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Figure 2. Growth curves of homogeneous populations in a fluctuating environment.

Time dependence of the number of cells belonging to a homogeneous strategy 1 population (red curve) and a homogeneous strategy 2 population (blue curve). Data shown are for a switching time , adaptation time , and doubling times and . In this example, strategy 2 is advantageous due to the high value of .

http://dx.doi.org/10.1371/journal.pone.0029932.g002

Both strategies have been observed experimentally in different situations, see Ref. [15] and references therein. We therefore first analyzed if our model reproduces the experimental findings that, depending on the values of the relevant parameters (adaption, doubling and switching time), different strategies are advantageous.

To quantify this we determined the effective growth rate of homogeneous populations (exclusively consisting either of cells that use strategy 1 or strategy 2) in the fluctuating environment. For a strategy 1 population the effective doubling time (calculated by averaging over one period, see Fig. 2) is given by(8)while for a strategy 2 population one has(9)Fig. 3 shows the ratio calculated from the last two equations as function of adaptation time and switching time . The blue region in Fig. 3 corresponds to the region in parameter space where this ratio is larger than 1 and in which the strategy 2 population grows faster, i.e. for these parameter values strategy 2 is advantageous over strategy 1. In contrast, strategy 1 is advantageous in the red regions of Fig. 3. The phase boundary between these two regions (shown as grey line in Fig. 3) is given by(10)As shown in Fig. 3, the strategy 2 population grows faster for long adaptation times and short switching times, i.e. when the ratio increases. More generally, both strategies can be advantageous depending on the adaptation time and the switching time. Thus, both growth strategies are only advantageous in a limited range of parameters . In a next step, we therefore asked if it might be favorable for a population to display phenotypic variations and form a population consisting of a noise-dependent mixture of strategy 1 and strategy 2 cells. The idea behind this is that with such a diversification a homogeneous population consisting of cells with, say, strategy 1 might be able to extend the parameter range for which it is advantageous by allowing some of its cells to convert to strategy 2. To test this possibility, we need to investigate if there are parameter values and for which such a diversified population has the fastest growth.

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Figure 3. Optimal growth strategy for homogeneous populations.

The ratio of doubling times of homogeneous populations growing with either strategy 1 or strategy 2 is shown for varying adaptation times and switching times . The effective doubling time of the population growing with strategy 1 is given by Eq. (8), the effective doubling time of the population growing with strategy 2 is given by Eq. (9). In the parameter range where is larger than 1 (region shown in blue) a strategy 2 population is advantageous (i.e. the population with strategy 2 grows faster). In the region where is smaller then 1 (shown in red), strategy 1 is advantageous. The grey line represents the phase boundary parameterized by Eq. (10). Data shown are for and . Here, and in the following Figs. only the range , is shown. For higher values of , strategy 2 is trivially advantageous since strategy 1 cells stop growing as approaches .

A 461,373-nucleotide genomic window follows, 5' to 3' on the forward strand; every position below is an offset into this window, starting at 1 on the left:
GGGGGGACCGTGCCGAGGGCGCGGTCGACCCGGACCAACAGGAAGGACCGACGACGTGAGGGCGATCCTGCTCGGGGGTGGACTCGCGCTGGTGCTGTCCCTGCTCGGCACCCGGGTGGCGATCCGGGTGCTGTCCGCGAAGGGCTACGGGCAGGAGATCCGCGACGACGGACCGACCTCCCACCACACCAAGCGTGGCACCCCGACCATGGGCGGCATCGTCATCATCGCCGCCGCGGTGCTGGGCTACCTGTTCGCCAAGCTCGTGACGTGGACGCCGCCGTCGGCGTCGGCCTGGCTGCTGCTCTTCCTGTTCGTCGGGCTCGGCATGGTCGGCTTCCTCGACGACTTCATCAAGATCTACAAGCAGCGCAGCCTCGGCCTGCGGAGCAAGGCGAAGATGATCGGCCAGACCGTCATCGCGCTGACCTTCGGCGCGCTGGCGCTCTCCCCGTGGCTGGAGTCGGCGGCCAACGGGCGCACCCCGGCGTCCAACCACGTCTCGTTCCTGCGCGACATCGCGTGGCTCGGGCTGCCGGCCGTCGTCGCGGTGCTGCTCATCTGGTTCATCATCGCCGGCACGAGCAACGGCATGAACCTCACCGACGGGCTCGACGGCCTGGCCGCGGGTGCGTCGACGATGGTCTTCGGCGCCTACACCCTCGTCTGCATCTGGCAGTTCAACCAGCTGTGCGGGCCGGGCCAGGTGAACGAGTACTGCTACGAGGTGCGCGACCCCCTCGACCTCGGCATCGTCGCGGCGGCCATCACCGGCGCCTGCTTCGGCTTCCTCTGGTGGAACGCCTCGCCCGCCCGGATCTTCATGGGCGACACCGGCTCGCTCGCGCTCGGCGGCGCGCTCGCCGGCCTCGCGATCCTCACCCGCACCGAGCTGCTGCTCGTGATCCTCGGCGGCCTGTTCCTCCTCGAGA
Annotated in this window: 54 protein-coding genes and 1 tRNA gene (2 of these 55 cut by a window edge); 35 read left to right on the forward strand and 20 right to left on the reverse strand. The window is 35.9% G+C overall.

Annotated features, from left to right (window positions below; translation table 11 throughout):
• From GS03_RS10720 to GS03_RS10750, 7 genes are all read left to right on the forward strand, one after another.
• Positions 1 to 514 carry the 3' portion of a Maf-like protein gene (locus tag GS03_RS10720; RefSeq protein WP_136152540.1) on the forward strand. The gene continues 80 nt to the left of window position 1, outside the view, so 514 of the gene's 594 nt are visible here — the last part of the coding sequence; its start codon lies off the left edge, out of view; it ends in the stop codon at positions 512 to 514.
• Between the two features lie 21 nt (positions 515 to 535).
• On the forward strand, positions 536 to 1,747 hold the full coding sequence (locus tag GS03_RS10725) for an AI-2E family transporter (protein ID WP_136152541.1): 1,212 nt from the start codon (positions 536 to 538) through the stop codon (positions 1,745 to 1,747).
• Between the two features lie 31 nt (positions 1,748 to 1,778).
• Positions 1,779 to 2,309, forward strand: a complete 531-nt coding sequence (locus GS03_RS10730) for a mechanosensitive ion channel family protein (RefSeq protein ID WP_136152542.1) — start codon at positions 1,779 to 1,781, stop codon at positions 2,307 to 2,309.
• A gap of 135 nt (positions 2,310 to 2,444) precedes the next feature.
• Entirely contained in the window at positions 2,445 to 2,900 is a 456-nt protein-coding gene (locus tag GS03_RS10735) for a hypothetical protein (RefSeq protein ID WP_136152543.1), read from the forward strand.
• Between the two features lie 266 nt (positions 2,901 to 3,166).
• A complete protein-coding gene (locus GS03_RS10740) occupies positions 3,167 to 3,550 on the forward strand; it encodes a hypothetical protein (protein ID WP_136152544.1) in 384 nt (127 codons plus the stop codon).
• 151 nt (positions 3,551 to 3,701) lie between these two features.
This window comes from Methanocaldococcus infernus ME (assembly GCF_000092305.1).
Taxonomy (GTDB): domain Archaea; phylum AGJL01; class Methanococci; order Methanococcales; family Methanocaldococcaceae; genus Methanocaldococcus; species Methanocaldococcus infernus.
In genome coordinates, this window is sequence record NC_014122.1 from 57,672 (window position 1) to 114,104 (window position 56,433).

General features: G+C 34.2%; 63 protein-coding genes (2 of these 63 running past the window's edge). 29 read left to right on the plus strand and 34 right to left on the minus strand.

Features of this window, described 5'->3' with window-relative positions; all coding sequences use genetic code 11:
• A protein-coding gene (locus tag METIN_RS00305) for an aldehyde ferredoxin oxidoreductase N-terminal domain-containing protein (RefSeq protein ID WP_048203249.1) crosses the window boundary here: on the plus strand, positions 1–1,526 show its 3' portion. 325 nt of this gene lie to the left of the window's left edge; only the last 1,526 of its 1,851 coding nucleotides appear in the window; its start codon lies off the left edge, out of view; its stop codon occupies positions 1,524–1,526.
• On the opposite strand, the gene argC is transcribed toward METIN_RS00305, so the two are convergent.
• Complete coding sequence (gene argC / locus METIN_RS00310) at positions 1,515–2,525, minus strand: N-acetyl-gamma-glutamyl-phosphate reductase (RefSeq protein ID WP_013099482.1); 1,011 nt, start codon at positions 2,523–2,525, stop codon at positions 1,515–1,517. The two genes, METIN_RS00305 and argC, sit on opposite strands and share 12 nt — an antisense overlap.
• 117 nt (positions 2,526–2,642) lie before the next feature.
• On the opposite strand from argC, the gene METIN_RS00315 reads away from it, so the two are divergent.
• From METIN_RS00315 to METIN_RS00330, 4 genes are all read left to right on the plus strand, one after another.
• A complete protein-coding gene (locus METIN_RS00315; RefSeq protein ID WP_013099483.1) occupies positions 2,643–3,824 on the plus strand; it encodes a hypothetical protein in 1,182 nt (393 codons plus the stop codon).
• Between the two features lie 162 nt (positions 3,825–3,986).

http://dx.doi.org/10.1371/journal.pone.0029932.g003

To analyze this, we implemented two different models for generating phenotypic variation as illustrated in Fig. 4. In both models, the individual cells are either growing with strategy 1 or with strategy 2. However, noise-induced fluctuations in gene expression can lead to a change of the growth strategy of the individual cells. For simplicity, we focus here on the case where such a change occurs only in newborn cells right after birth. This makes the following analysis easier but our conclusions do not depend on this assumption. We consider two scenarios. In the first scenario, described by model 1, only one of the two strategies is stable meaning that one strategy is predominantly chosen by a newborn cell. Here, the noise-induced fluctuations that lead to a change in growth strategy at birth are short-lived and are diluted out during one cell cycle. In the second scenario, described by model 2, both strategies are stable and the system can switch between the two strategies. In this case the noise-induced fluctuations are long-lived and the choice of growth strategy can be passed from the mother to the daughter cell. One possibility is to use an epigenetic inheritance mechanism [28]. As a consequence, the switching event in a cell has different effects on the growth strategy of its daughter cell in the two models: for example, consider a mother cell that has switched from strategy 1 to strategy 2. Then, in absence of any additional fluctuations the mother and its daughter cells have different strategies in model 1 but identical strategies in model 2.